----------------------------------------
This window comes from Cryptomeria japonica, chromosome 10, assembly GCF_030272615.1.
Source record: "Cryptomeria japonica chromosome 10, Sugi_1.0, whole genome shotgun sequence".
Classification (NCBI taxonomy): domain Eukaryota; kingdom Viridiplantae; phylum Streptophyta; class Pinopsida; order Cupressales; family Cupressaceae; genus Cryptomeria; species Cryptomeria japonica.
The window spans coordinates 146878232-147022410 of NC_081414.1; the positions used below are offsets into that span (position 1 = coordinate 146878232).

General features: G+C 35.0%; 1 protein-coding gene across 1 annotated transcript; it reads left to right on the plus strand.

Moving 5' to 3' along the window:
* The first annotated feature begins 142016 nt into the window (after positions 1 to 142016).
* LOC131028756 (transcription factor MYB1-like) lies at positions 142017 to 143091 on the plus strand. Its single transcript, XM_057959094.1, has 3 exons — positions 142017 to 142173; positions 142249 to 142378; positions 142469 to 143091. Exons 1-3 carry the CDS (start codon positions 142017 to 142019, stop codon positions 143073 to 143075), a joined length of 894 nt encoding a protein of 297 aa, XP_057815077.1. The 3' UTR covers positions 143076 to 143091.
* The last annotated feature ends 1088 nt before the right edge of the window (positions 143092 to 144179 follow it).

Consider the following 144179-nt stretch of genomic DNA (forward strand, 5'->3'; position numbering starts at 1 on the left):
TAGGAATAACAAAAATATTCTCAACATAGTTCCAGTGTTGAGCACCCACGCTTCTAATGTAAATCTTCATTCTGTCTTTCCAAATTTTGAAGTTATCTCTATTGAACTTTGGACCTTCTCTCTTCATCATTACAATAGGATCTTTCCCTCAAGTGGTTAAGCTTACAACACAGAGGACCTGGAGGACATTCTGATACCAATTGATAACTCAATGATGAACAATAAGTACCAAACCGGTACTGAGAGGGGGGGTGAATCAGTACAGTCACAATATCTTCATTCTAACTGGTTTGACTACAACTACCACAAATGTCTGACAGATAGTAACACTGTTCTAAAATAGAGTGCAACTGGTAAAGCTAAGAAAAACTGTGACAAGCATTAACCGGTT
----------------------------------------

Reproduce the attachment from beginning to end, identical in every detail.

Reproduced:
This window comes from Cryptomeria japonica, chromosome 10, assembly GCF_030272615.1.
Source record: "Cryptomeria japonica chromosome 10, Sugi_1.0, whole genome shotgun sequence".
Classification (NCBI taxonomy): domain Eukaryota; kingdom Viridiplantae; phylum Streptophyta; class Pinopsida; order Cupressales; family Cupressaceae; genus Cryptomeria; species Cryptomeria japonica.
The window spans coordinates 146878232-147022410 of NC_081414.1; the positions used below are offsets into that span (position 1 = coordinate 146878232).

General features: G+C 35.0%; 1 protein-coding gene across 1 annotated transcript; it reads left to right on the plus strand.

Moving 5' to 3' along the window:
* The first annotated feature begins 142016 nt into the window (after positions 1 to 142016).
* LOC131028756 (transcription factor MYB1-like) lies at positions 142017 to 143091 on the plus strand. Its single transcript, XM_057959094.1, has 3 exons — positions 142017 to 142173; positions 142249 to 142378; positions 142469 to 143091. Exons 1-3 carry the CDS (start codon positions 142017 to 142019, stop codon positions 143073 to 143075), a joined length of 894 nt encoding a protein of 297 aa, XP_057815077.1. The 3' UTR covers positions 143076 to 143091.
* The last annotated feature ends 1088 nt before the right edge of the window (positions 143092 to 144179 follow it).

Consider the following 144179-nt stretch of genomic DNA (forward strand, 5'->3'; position numbering starts at 1 on the left):
TAGGAATAACAAAAATATTCTCAACATAGTTCCAGTGTTGAGCACCCACGCTTCTAATGTAAATCTTCATTCTGTCTTTCCAAATTTTGAAGTTATCTCTATTGAACTTTGGACCTTCTCTCTTCATCATTACAATAGGATCTTTCCCTCAAGTGGTTAAGCTTACAACACAGAGGACCTGGAGGACATTCTGATACCAATTGATAACTCAATGATGAACAATAAGTACCAAACCGGTACTGAGAGGGGGGGTGAATCAGTACAGTCACAATATCTTCATTCTAACTGGTTTGACTACAACTACCACAAATGTCTGACAGATAGTAACACTGTTCTAAAATAGAGTGCAACTGGTAAAGCTAAGAAAAACTGTGACAAGCATTAACCGGTT